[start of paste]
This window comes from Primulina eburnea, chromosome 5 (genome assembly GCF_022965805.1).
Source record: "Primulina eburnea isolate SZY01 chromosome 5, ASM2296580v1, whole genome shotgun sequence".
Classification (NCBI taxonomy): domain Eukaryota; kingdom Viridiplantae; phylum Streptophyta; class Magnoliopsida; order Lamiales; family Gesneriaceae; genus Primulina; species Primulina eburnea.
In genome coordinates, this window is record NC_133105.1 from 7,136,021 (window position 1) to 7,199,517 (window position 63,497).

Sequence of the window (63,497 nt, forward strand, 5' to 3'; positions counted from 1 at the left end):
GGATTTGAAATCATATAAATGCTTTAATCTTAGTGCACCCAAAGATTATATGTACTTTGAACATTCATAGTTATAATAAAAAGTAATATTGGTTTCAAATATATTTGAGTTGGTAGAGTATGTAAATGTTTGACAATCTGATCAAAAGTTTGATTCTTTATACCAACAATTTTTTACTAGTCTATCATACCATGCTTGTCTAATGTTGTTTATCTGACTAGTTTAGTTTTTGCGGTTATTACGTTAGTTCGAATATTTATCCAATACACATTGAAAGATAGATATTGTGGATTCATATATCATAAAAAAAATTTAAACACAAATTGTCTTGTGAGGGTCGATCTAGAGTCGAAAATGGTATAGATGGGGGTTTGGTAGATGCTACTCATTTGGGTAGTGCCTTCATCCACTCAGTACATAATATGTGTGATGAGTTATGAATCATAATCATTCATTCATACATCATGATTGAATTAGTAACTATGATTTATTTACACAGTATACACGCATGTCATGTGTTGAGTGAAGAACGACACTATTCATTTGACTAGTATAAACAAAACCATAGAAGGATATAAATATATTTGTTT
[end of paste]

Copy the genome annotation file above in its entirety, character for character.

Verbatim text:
This window comes from Primulina eburnea, chromosome 5 (genome assembly GCF_022965805.1).
Source record: "Primulina eburnea isolate SZY01 chromosome 5, ASM2296580v1, whole genome shotgun sequence".
Classification (NCBI taxonomy): domain Eukaryota; kingdom Viridiplantae; phylum Streptophyta; class Magnoliopsida; order Lamiales; family Gesneriaceae; genus Primulina; species Primulina eburnea.
In genome coordinates, this window is record NC_133105.1 from 7,136,021 (window position 1) to 7,199,517 (window position 63,497).

Sequence of the window (63,497 nt, forward strand, 5' to 3'; positions counted from 1 at the left end):
GGATTTGAAATCATATAAATGCTTTAATCTTAGTGCACCCAAAGATTATATGTACTTTGAACATTCATAGTTATAATAAAAAGTAATATTGGTTTCAAATATATTTGAGTTGGTAGAGTATGTAAATGTTTGACAATCTGATCAAAAGTTTGATTCTTTATACCAACAATTTTTTACTAGTCTATCATACCATGCTTGTCTAATGTTGTTTATCTGACTAGTTTAGTTTTTGCGGTTATTACGTTAGTTCGAATATTTATCCAATACACATTGAAAGATAGATATTGTGGATTCATATATCATAAAAAAAATTTAAACACAAATTGTCTTGTGAGGGTCGATCTAGAGTCGAAAATGGTATAGATGGGGGTTTGGTAGATGCTACTCATTTGGGTAGTGCCTTCATCCACTCAGTACATAATATGTGTGATGAGTTATGAATCATAATCATTCATTCATACATCATGATTGAATTAGTAACTATGATTTATTTACACAGTATACACGCATGTCATGTGTTGAGTGAAGAACGACACTATTCATTTGACTAGTATAAACAAAACCATAGAAGGATATAAATATATTTGTTT